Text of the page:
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Con: Animal dissections

Alyssa Johnston, Junior Staff Reporter

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Pigs. Rabbits. Cats. Frogs. Sheep. Starfish.

All of these are animals that commonly get dissected in middle schools and high schools for classes like biology and anatomy. Although this might be a fun time for some students, many find it disturbing and inhumane.

PETA, People for the Ethical Treatment of Animals, has been working for years to help animals get treated with the respect that they deserve. They claim that “dissection is dangerous, unethical, and unnecessary.” This is for many reasons.

Here are some:

1. Children are getting exposed to traumatizing visuals that may change their minds about being doctors and veterinarians in the future.
2. Science has already explored all the parts inside of animals. Therefore, it is unnecessary for more animals to get killed for students to see these parts, when they could experience them on virtual versions of dissections that are just as educational.
3. Students are given sharp tools that could be harmful to themselves in the process of dissections.
4. Many animals that are killed to be cadavers are not treated with respect by students.
5. Dissection teaches students that it is okay to sacrifice animals’ lives in order to learn, when there are many more beneficial methods of learning what is needed to pass the class and go into medical professions.
6. Many students find dissection disturbing, but are too scared too speak up because they are afraid of looking weak to their peers.
7. Purchasing cadavers and the tools required for each dissection is very expensive and could be avoided by the use of virtual dissections that are safer and easier.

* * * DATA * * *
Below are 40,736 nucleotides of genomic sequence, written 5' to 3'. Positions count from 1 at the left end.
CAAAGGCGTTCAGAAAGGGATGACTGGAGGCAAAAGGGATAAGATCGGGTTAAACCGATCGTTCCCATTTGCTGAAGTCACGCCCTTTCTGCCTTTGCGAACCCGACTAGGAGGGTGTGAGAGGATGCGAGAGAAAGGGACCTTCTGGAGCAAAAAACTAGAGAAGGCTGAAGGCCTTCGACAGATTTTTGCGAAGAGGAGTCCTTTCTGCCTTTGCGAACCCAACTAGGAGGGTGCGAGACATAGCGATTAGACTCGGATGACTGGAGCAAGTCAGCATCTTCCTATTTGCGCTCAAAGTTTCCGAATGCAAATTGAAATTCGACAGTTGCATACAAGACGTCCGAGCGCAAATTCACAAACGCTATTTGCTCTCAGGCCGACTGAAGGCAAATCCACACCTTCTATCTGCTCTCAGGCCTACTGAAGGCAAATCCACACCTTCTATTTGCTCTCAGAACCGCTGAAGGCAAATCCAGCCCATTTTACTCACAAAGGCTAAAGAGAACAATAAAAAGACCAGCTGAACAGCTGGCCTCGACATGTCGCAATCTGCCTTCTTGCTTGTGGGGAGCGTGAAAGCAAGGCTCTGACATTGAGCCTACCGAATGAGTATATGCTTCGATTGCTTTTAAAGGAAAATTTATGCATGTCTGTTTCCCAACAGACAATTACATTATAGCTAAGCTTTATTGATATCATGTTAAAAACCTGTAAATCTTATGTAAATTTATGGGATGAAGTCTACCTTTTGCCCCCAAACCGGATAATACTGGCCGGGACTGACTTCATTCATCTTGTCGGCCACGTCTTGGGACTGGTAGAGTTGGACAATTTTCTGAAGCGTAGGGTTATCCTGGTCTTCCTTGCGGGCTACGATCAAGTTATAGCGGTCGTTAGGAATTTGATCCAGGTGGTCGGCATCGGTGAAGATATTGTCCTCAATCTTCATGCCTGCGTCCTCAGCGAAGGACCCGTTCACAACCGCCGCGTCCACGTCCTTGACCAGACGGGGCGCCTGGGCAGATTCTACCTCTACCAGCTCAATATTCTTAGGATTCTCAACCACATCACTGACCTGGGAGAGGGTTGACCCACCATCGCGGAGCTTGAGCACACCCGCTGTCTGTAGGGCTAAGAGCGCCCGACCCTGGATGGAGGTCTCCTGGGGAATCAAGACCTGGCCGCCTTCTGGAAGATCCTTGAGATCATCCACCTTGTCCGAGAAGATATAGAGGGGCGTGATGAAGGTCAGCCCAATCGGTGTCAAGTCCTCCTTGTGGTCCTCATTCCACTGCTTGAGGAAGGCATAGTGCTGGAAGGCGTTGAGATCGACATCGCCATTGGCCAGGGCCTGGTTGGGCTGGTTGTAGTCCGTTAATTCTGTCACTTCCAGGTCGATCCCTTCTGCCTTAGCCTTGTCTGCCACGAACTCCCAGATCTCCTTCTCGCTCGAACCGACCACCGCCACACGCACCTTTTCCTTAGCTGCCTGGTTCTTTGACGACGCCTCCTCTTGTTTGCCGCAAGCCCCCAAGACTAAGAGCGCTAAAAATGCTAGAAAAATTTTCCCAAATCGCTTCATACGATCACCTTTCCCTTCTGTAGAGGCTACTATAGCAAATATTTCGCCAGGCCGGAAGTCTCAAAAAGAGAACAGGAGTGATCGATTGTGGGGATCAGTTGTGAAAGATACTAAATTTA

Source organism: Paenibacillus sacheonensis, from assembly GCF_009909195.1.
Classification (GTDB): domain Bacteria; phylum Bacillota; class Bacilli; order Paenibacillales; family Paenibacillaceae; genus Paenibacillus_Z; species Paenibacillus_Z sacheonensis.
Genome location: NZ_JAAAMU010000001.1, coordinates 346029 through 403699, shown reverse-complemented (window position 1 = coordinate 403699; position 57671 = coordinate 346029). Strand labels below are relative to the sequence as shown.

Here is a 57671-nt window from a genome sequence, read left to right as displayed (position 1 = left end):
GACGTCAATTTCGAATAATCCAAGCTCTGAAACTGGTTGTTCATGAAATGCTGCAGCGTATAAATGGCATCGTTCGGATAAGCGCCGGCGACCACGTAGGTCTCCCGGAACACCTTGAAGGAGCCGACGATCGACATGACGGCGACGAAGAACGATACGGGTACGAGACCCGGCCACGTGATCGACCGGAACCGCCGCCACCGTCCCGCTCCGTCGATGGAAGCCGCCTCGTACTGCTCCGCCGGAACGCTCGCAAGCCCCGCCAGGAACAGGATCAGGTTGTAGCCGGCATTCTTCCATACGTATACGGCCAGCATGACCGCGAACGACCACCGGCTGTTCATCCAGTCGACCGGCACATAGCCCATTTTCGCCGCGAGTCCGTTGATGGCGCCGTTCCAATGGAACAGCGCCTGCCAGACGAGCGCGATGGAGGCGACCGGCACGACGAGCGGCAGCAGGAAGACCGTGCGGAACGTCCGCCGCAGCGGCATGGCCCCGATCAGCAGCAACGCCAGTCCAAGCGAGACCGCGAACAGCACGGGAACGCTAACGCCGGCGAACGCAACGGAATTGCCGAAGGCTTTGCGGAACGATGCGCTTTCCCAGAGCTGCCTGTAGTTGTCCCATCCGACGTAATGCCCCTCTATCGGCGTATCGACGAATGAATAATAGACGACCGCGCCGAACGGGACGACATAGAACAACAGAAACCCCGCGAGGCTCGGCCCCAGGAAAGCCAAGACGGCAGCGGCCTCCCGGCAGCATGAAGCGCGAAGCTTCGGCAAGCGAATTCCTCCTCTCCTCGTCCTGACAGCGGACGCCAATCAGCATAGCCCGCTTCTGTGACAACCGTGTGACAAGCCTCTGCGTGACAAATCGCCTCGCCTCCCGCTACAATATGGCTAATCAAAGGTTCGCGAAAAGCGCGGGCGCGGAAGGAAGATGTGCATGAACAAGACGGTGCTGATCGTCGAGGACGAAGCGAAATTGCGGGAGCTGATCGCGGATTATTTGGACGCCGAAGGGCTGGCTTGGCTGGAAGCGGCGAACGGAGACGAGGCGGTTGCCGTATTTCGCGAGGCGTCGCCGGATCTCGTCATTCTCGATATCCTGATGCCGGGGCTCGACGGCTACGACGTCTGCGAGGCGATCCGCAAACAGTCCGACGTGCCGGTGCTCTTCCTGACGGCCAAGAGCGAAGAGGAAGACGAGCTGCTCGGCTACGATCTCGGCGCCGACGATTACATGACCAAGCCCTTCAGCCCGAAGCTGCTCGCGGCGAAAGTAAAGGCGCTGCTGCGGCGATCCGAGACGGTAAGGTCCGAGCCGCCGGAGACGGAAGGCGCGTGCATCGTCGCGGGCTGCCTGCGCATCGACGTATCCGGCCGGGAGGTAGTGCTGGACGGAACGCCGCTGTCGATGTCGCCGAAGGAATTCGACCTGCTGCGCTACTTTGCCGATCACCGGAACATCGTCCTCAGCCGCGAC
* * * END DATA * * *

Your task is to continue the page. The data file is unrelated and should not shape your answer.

Many teachers do not give students the opportunity to participate in online dissections where they are able to follow along in the class, but at the same time not have to go against their morals.

I have been in many classes since about 7th grade that have included dissections of everything from pigs to worms. Each of my teachers has told me that I have to participate in the dissections of the animals even though I made it very clear that I was uncomfortable with the situations. Most of the time, I ended up being the photographer of the group because it was the most hands off approach that I could come up with.

Virtual dissections, such as BioDigital 3D, McGraw Hill dissections technology, and Dissection Works, are better ways for students to understand the functions and placement of the different parts of animals. They are easy to redo multiple times in order for students to better grasp what they need to know, whereas actual dissections are unable to be redone and each student only has one chance at learning the material. There may be problems with the animal that is being used for the experiment such as misplacement of a part, or lack of a certain part that would deter the progress of the student. In virtual dissections it is guaranteed that each animation will have all of its’parts in order and will be the best option for students to use.

Virtual dissections have many benefits that are not available in actual dissections. They are cheaper, have no horrible smell, are redo-able, but most of all, they do no harm to innocent animals in the process. Online dissections should be the only dissections used in schools. Many medical schools are already using this method. High schools and middle schools should follow their example in order to preserve animals’ lives and produce a happier and safer climate for students in the classrooms.

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